The horizontal water canteen has been carefully designed to fit snugly on the hip when worn with the straps diagonally across the body. The ladle allows quick and easy scooping of the contents to refresh the lifeboat and rocket launching crew, and the survivors of the disaster
Saving lives in Warrnambool – The coastline of South West Victoria is the site of over 600 shipwrecks and many lost lives; even in Warrnambool’s Lady Bay there were around 16 known shipwrecks between 1850 and 1905, with eight lives lost. Victoria’s Government responded to the need for lifesaving equipment and, in 1858, the provision of rocket and mortar apparatus was approved for the lifeboat stations. In 1859 the first Government-built lifeboat arrived at Warrnambool Harbour and a shed was soon built for it on the Tramway Jetty, followed by a rocket house in 1864 to safely store the rocket rescue equipment. In 1878 the buildings were moved to the Breakwater (constructed from 1874-1890), and in 1910 the new Lifeboat Warrnambool arrived with its ‘self-righting’ design. For almost a hundred years the lifesaving and rescue crews, mostly local volunteers, trained regularly to rehearse and maintain their rescue skills. They were summoned when needed by alarms, gunshots, ringing bells and foghorns. In July 1873 a brass bell was erected at Flagstaff Hill specifically to call the rescue crew upon news of a shipwreck. Some crew members became local heroes but all served an important role. Rocket apparatus was used as recently as the 1950s.
Rocket Rescue Method - The Government of Victoria adopted lifesaving methods based on Her Majesty’s Coast Guard in Great Britain. It authorised the first line-throwing rescue system in 1858. Captain Manby’s mortar powered a projectile connected to a rope, invented in 1808. The equipment was updated to John Dennett’s 8-foot shaft and rocket method that had a longer range of about 250 yards. From the 1860s the breeches buoy apparatus was in use. The apparatus was suspended on a hawser line and manually pulled to and from the distressed vessel carrying passengers and items. In the early 1870s Colonel
Boxer’s rocket carried the light line, which was faked, or coiled, in a particular way between pegs in a faking box to prevent twists and tangles when fired. The angle of firing the rocket to the vessel in distress was measured by a quadrant-type instrument on the side of the rocket machine. Decades later, in about 1920, Schermuly invented the line-throwing pistol that used a small cartridge to fire the rocket.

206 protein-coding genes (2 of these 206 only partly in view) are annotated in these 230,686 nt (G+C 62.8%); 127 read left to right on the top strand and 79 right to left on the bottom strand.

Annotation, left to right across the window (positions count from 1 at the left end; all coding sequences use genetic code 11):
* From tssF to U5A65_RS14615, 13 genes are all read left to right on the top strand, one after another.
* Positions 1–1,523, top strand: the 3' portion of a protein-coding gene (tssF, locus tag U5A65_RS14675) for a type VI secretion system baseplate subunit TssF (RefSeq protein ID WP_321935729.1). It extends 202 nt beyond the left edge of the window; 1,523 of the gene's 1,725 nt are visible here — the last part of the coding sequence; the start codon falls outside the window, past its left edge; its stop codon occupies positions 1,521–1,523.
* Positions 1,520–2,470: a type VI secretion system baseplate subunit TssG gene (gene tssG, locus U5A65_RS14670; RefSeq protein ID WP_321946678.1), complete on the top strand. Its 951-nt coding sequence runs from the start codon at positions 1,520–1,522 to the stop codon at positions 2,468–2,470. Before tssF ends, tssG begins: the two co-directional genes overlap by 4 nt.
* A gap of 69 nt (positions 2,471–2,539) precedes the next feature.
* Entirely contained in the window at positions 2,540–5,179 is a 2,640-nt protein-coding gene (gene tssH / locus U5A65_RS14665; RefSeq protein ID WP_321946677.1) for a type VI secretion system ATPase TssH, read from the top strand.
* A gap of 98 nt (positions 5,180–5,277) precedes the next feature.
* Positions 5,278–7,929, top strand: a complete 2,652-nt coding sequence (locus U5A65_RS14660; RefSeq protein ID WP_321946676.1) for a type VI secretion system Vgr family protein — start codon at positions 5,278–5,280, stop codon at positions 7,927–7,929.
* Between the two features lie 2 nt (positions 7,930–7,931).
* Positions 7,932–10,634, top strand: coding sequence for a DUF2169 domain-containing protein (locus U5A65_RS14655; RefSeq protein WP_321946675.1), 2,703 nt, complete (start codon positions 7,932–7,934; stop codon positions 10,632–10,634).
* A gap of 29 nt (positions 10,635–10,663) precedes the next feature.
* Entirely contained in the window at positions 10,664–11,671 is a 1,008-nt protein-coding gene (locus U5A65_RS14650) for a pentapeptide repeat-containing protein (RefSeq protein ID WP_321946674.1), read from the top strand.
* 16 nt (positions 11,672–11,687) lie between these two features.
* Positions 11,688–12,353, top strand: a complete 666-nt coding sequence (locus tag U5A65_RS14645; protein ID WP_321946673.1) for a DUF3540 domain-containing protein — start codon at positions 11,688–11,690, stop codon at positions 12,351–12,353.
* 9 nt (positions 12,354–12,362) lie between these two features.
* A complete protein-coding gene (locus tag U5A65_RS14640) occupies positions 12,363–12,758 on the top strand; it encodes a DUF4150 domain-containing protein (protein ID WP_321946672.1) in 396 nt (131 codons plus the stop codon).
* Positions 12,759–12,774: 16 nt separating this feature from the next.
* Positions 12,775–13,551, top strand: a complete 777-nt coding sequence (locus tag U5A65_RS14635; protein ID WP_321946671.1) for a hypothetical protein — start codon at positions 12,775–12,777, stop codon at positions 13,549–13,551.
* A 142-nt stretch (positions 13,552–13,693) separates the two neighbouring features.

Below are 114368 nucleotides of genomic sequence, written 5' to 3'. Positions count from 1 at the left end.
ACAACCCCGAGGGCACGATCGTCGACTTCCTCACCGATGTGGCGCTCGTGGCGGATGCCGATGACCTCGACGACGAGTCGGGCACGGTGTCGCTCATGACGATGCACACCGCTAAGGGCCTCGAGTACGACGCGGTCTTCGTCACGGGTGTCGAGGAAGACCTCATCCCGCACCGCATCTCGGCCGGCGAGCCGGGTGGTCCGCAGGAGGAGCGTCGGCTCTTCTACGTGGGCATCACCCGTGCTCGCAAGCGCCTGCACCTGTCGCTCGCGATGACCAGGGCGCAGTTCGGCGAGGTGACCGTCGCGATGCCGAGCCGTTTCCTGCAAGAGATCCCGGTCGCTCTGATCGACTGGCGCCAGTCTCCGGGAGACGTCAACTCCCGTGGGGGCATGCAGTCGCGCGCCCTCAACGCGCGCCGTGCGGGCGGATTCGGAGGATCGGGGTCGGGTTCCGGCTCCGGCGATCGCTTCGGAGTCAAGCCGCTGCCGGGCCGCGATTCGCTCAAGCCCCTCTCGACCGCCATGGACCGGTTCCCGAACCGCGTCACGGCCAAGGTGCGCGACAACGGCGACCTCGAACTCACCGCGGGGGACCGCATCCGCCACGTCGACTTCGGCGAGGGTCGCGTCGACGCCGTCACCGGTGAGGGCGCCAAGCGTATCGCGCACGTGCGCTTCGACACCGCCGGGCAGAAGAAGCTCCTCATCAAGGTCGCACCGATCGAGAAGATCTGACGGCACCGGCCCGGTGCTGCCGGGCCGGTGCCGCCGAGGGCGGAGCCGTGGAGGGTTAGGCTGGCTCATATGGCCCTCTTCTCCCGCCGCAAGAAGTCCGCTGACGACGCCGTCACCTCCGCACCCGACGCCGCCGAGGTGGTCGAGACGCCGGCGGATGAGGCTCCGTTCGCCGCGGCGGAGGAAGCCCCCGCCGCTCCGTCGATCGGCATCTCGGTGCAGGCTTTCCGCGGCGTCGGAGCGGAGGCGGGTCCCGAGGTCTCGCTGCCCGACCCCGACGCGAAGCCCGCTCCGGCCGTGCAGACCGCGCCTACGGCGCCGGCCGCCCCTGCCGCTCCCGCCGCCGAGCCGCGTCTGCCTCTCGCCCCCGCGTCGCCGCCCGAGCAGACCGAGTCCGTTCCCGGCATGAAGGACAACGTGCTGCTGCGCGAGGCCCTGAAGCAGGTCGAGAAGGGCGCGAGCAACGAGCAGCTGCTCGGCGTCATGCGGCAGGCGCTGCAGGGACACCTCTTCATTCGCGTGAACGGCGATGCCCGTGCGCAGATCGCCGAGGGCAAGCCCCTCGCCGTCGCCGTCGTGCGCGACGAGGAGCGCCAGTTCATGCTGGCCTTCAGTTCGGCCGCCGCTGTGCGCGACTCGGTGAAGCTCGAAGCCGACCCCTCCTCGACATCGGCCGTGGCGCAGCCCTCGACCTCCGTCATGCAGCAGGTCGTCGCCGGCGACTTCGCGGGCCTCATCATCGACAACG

The British Board of Trade published instructions for both the beach rescue crew and ship’s crew. It involved setting up the rocket launcher on shore at a particular angle measured by the quadrant, inserting a rocket that had a lightweight line threaded through its shaft, and then firing it across the stranded vessel, the line issuing freely from the faking board. A tally board was then sent out to the ship with instructions in four languages. The ship’s crew would haul on the line to bring out the heavier, continuous whip line, then secure the attached whip block to the mast or other sturdy part of the ship. The rescue crew on shore then hauled out a stronger hawser line, which the ship’s crew fixed above the whip block. The hawser was then tightened using the block on the shore end of the whip. The breeches buoy and endless whip are then attached to the traveller block on the hawser, allowing the shore crew to haul the breeches buoy to and from the vessel, rescuing the stranded crew one at a time.
Beach apparatus equipment - In the mid-1800s the equipment could include a line throwing set, coiled line in wooden carrying case, rockets, cartridges, breeches buoy, hawser and traveller block, line-throwing pistol, beach cart, hand barrow, sand anchor, crotch pole, and tools such as spade, pick, mallet and hawser cutter. Around the 1860s Warrnambool had a Rocket House installed beside the Harbour.
This water canteen is significant for its connection with local history, maritime history and marine technology. Lifesaving has been an important part of the services performed from Warrnambool's very early days, supported by State and Local Government, and based on the methods and experience of Great Britain.
Hundreds of shipwrecks along the coast are evidence of the rough weather and rugged coastline. Ordinary citizens, the Harbour employees, and the volunteer boat and rescue crew, saved lives in adverse circumstances. Some were recognised as heroes, others went unrecognised.
In Lady Bay, Warrnambool, there were around 16 known shipwrecks between 1850 and 1905. Many lives were saved but tragically, eight lives were lost.
Water canteen and ladle; blue painted oval metal cylinder with a removable round threaded lid. Two adjustable leather shoulder straps are attached to the canteen through metal rings on the sides of the lid. A blue-painted copper ladle with a fixed, 45-degree angled handle is attached to the canteen with a length of string. The water canteen is designed to be carried horizontally.
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